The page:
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Topic: Beta Decay  (Read 6615 times)

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Offline xanthocyanopia

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Beta Decay
« on: April 19, 2006, 04:55:27 PM »
I don't quite understand the process of beta decay...

I get that a neutron is converted into a proton, electron and neutrino...and the electron is ejected from the nucleus as a "high energy electron" (beta particle)

My question is why doesn't the atom become positively charged?  Before it was neutral, now it has one more proton than it started with, so how can the charge be neutral?

Thanks

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Re: Beta Decay
« Reply #1 on: April 19, 2006, 05:23:22 PM »
You are right - at first atom becomes positively charged. Then - depending on circumstances - it may also loose one of the valence electrons and get neutral. But as it is atom of completely different element strange things may happen. Imagine you are dancing with your girlfriend and lo - she changes to her neighbour on the student list :) That's more or less what happens in particle where beta decay takes place :)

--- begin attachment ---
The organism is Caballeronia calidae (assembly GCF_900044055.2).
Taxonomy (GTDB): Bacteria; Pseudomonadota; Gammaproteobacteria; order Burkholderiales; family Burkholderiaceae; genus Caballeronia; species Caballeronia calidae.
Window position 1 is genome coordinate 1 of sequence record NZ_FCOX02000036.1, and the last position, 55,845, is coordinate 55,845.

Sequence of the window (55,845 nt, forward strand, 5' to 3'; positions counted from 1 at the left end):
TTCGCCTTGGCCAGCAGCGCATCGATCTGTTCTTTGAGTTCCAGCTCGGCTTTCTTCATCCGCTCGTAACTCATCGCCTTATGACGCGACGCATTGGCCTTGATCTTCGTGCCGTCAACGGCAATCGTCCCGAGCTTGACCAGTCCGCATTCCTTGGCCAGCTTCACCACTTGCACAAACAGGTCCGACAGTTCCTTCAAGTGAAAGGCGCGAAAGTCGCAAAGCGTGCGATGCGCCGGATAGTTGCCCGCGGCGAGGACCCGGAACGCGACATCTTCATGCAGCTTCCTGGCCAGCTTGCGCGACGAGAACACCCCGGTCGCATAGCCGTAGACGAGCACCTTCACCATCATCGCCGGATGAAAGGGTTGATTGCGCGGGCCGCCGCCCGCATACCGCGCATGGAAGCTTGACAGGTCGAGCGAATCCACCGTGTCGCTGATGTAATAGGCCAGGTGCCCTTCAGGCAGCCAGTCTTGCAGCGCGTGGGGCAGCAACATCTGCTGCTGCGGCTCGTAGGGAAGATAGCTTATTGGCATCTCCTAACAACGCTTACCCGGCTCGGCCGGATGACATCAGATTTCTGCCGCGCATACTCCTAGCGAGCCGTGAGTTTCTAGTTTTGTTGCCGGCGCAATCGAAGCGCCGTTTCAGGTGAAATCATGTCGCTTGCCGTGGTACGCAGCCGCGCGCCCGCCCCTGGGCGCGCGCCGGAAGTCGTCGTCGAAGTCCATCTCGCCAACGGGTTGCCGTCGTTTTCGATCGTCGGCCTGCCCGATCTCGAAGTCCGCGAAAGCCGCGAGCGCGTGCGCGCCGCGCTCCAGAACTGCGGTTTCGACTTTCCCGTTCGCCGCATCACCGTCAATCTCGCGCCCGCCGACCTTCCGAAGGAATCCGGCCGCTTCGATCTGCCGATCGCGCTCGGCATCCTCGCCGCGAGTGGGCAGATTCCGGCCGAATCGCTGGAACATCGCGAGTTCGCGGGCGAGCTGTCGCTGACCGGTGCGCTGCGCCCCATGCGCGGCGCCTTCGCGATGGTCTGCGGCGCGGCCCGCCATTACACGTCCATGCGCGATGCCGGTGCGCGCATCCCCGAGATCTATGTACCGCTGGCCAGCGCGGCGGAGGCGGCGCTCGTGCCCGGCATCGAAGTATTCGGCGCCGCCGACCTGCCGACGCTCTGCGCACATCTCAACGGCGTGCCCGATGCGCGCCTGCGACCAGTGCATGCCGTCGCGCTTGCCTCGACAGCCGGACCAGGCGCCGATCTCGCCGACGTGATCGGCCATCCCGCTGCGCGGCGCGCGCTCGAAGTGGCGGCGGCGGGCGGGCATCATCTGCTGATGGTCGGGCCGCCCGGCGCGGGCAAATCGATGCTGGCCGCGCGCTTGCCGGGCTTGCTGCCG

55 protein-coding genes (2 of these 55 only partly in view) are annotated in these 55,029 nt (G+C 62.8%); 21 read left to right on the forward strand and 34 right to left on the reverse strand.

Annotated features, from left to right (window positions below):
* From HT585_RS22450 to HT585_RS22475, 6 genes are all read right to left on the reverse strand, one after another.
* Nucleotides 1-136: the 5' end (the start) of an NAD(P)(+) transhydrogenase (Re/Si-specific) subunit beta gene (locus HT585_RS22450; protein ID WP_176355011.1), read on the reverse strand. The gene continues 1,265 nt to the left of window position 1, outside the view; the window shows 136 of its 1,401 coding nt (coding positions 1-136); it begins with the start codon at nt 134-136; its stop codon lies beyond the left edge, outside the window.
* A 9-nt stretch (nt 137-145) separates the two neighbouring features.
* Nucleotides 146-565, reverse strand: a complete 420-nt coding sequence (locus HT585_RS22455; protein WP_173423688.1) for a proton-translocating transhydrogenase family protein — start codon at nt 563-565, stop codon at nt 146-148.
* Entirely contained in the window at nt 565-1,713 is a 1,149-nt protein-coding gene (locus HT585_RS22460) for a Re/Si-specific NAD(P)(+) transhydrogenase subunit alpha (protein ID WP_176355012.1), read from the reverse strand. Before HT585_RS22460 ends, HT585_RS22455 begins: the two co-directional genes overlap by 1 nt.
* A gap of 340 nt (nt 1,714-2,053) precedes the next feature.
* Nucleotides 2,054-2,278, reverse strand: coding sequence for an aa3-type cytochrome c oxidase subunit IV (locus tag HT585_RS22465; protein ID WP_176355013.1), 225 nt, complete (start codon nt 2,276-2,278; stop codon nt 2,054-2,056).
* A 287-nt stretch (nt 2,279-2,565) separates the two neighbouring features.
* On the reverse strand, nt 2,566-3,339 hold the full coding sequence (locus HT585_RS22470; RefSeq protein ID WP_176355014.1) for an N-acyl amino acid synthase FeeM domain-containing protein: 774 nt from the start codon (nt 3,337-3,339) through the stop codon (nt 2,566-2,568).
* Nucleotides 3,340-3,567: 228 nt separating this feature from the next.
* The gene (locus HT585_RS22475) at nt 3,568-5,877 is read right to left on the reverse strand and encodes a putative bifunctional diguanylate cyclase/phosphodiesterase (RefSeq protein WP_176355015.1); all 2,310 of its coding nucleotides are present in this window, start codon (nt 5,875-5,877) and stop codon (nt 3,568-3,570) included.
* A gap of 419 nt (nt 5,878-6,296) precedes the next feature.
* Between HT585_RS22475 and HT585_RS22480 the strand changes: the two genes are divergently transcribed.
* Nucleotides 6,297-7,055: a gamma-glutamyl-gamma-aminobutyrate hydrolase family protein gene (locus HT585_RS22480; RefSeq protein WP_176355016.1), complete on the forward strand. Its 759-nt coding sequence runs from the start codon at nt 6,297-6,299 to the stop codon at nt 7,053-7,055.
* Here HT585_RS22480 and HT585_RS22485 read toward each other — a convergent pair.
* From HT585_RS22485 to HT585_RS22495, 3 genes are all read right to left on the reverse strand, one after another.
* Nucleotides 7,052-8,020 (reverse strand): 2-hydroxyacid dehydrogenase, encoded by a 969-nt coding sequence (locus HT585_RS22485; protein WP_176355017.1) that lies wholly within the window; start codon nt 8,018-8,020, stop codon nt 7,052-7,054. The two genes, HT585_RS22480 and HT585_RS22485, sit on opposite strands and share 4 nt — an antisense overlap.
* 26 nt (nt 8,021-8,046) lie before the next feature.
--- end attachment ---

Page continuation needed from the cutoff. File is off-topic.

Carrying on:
« Last Edit: April 19, 2006, 05:26:38 PM by Borek »
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Offline xanthocyanopia

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Re: Beta Decay
« Reply #2 on: April 19, 2006, 07:34:34 PM »
If the atom becomes positively charged and loses a valence electron, wouldn't that make it a +2 charge?

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Re: Beta Decay
« Reply #3 on: April 20, 2006, 04:16:53 AM »
Thinking typo :)
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Offline jdurg

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Re: Beta Decay
« Reply #4 on: April 22, 2006, 08:31:41 PM »
Yes, the atom formed does take on the positive charge initially, but the beta particle it gives off doesn't remain free indefinitely.  As it hits things, the beta particle knocks off valence electrons hence why it is considered "ionizing" radiation.  After some time, it will slow down enough that a positively charged atom will pick up the electron and after a short while all the charges balance out and the newly formed isotope will wind up as a neutral atom.
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